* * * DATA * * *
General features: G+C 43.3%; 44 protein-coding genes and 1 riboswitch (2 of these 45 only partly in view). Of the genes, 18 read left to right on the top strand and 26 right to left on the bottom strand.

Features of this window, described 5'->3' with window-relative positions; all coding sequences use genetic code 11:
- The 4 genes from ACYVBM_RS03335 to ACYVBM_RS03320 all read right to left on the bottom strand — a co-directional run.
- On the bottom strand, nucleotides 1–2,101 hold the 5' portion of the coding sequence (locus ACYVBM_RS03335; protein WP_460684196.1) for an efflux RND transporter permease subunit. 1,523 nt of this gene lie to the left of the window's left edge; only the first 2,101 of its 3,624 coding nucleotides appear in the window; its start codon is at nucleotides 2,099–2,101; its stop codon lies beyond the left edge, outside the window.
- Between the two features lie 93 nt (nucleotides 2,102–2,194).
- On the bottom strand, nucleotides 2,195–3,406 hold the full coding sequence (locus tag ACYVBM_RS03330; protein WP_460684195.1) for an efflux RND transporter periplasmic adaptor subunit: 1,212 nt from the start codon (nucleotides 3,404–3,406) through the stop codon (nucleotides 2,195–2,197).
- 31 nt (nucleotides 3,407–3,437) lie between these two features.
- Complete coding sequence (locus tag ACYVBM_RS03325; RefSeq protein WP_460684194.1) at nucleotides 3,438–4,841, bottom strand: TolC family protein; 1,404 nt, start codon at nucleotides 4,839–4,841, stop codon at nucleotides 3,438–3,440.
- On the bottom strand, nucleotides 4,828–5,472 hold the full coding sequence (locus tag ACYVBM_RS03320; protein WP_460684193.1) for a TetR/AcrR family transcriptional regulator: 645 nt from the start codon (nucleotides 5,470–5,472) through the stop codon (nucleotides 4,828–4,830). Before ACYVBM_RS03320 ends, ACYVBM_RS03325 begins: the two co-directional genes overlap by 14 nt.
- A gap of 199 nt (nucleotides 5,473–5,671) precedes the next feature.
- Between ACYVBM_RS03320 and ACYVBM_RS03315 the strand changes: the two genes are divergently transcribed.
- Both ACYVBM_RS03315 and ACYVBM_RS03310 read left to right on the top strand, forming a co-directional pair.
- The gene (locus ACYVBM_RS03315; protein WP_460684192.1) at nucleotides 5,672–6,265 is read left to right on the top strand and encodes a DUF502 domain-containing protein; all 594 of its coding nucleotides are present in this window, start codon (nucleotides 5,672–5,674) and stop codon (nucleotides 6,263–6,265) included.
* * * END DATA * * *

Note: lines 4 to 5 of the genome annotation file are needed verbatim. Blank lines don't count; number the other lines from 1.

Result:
- On the bottom strand, nucleotides 1–2,101 hold the 5' portion of the coding sequence (locus ACYVBM_RS03335; protein WP_460684196.1) for an efflux RND transporter permease subunit. 1,523 nt of this gene lie to the left of the window's left edge; only the first 2,101 of its 3,624 coding nucleotides appear in the window; its start codon is at nucleotides 2,099–2,101; its stop codon lies beyond the left edge, outside the window.
- Between the two features lie 93 nt (nucleotides 2,102–2,194).